Seung-yeon answers eagerly, hoping it’s Jin-soo calling her back to work, but it turns out to be Hyun-joo. The publishing office is cluttered with birthday presents, and they were hoping she would take them up to Jin-soo’s place. Seung-yeon had been under the mistaken belief that Jin-soo’s “real” birthday was months later and that this was only his “profile birthday.” Of course, it turns out that Jin-soo had lied — she’d been going on and on about throwing him a party, so he picked a different date to shut her up.
Dong-wook tries to ask Eun-young out again, but now she’s distracted by this news, and barely hears him. She decides that the day isn’t over yet, so there’s still time to plan some birthday events. I love that her reasoning isn’t (only) to celebrate his birthday, but to get back at him for lying to her in the first place. Hee. She’s learning!
At the store, she picks up an array of party supplies, choosing items that will most annoy Jin-soo, and heads over with her items of torture. However, Jin-soo looks out the window to see her walking up bearing her festive atrocities, and decides to sneak out before she gets there. He drops by a local convenience store to pick up some snacks, then makes a phone call.
Seung-yeon now has an apartment key so she lets herself in and starts to decorate. When she answers the phone, it’s Jin-soo demanding that she remove every little balloon and party favor immediately. If there’s anything left when he gets back, he’ll fire her. She protests (and despite her desire for a little “revenge,” she really does mean the best), but she senses he means it and glumly starts to collect the decorations.
Jin-soo steps out of the phone booth just as a sudden downpour starts. Without an umbrella and with no particular place to be, he retreats back into the glass booth and pops a beer. Happy birthday to me.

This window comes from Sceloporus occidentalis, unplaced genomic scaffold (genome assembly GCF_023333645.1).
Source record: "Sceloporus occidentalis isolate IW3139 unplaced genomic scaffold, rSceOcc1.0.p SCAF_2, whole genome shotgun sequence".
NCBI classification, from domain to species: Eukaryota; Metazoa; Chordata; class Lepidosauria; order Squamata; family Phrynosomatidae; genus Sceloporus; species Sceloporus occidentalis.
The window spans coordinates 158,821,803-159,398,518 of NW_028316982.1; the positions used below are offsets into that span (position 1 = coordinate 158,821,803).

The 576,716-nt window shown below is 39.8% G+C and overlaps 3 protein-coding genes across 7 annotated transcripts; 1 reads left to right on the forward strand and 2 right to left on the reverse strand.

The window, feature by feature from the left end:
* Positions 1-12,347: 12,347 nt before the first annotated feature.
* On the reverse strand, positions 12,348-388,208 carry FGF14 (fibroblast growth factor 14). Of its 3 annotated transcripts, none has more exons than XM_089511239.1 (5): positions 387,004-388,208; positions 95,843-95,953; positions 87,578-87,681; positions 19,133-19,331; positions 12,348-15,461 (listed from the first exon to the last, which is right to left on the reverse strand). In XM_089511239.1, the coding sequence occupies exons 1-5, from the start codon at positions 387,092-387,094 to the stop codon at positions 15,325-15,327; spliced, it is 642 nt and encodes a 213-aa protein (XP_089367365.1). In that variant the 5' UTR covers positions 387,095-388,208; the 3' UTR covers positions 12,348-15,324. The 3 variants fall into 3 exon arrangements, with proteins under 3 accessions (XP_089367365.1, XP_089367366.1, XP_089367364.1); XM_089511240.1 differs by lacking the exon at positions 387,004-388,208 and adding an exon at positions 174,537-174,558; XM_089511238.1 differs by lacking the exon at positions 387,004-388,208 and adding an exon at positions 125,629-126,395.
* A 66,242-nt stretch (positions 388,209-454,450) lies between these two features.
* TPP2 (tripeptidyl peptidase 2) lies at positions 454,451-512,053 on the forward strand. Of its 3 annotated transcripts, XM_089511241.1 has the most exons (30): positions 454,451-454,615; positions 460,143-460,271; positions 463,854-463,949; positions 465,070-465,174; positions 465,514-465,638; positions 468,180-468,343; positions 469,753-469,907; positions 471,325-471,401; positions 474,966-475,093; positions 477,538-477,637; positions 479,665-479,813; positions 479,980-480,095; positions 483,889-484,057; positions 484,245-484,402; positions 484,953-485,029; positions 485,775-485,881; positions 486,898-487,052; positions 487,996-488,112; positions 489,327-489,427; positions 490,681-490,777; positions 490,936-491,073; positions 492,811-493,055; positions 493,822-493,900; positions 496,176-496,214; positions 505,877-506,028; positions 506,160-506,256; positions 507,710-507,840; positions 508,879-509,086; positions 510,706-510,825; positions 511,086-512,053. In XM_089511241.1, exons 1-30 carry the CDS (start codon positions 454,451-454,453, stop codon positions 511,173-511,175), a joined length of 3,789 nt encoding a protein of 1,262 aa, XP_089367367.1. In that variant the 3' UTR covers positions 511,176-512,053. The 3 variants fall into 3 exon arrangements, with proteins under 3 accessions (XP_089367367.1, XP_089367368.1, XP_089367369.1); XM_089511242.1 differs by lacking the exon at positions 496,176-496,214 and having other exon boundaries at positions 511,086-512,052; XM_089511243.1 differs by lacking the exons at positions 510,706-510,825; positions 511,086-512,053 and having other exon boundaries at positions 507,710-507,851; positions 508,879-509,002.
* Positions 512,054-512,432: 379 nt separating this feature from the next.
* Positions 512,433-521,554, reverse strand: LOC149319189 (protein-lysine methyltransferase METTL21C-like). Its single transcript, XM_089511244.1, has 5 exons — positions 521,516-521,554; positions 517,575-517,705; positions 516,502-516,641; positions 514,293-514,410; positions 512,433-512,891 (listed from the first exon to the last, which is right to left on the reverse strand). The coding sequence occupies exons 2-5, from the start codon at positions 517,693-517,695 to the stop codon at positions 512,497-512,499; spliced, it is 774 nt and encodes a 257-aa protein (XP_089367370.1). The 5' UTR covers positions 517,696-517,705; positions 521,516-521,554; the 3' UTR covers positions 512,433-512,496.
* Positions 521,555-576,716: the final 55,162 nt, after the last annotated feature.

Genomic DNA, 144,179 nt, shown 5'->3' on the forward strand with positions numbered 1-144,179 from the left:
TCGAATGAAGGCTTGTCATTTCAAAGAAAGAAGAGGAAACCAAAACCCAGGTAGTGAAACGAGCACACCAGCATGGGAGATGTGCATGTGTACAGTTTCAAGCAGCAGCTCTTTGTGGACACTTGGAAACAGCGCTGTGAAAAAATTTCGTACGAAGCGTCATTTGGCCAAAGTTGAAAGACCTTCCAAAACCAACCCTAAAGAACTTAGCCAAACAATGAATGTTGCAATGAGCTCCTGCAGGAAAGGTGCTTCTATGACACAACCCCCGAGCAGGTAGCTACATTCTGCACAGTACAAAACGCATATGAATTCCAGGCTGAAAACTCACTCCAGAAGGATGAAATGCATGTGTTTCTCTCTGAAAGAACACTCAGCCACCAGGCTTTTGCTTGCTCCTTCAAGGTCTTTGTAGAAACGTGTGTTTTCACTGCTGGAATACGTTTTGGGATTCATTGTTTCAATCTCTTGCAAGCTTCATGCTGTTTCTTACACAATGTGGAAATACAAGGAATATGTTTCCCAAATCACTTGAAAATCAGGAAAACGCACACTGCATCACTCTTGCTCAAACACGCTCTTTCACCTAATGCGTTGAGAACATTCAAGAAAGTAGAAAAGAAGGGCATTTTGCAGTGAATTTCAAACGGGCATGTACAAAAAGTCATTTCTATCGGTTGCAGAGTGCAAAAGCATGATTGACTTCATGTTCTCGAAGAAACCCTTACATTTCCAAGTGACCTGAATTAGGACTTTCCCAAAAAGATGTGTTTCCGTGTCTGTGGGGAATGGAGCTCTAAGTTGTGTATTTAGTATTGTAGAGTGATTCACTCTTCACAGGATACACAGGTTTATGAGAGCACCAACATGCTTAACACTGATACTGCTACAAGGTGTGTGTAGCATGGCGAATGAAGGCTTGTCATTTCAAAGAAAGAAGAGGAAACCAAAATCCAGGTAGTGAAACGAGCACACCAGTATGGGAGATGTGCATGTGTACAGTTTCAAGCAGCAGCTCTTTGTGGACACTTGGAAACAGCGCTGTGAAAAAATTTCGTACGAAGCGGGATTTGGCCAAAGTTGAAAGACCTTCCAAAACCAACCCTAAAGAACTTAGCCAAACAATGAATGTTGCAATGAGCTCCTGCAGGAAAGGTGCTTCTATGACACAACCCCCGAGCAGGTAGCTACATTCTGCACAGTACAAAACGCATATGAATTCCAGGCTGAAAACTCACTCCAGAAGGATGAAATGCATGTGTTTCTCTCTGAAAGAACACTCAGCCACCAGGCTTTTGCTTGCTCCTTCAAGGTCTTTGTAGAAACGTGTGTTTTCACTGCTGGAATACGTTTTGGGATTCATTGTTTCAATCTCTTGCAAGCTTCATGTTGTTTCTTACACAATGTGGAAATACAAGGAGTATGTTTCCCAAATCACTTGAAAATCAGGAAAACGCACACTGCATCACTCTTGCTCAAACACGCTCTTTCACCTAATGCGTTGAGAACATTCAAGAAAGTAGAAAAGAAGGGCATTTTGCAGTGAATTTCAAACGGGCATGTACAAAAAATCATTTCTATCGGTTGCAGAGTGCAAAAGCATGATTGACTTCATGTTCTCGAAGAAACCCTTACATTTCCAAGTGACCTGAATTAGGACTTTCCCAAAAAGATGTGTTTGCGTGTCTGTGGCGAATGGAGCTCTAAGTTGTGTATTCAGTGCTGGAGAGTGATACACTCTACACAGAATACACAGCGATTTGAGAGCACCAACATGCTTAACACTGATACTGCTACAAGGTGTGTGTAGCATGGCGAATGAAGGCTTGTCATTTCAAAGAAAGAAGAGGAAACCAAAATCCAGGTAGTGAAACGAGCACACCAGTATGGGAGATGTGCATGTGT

A knock on the glass draws his attention — it’s Eun-young, standing just outside.
She is on her way in, having had a few drinks herself, in celebration of signing a new contract. She tells him to come with her, since she’s got an umbrella, so Jin-soo grabs his plastic bag and starts to leave, but the contents spill out and beer cans fall to the ground.
He kneels to pick them up, while she comments on the oddity of him drinking alone in a phone booth on his birthday, especially considering that he’s a star author with crowds of fans. He thought she’d forgotten his birthday, to which she responds that since he’d prefer that she forget, she has to act the part to oblige him.
Jin-soo likes that about her, in contrast to his dense secretary who insisted on going out to prepare him a birthday party. Eun-young points out that Seung-yeon’s the normal one — it’s Jin-soo who’s abnormal. Eun-young adds that in going out of her way to suit him, that has turned her into another abnormal one: “I can’t buy a present for a friend on his birthday, or tell him congratulations.”
Jin-soo replies that he doesn’t need words of congratulations, “But a present is good. Just give me a present.” He’s happy with that, just as long as it doesn’t come with a birthday card.
At that, Eun-young’s gaze changes — she stares at him more intently as he continues to chat. Then, without warning, she drops her umbrella, steps inside the phone booth, and moves in for a kiss.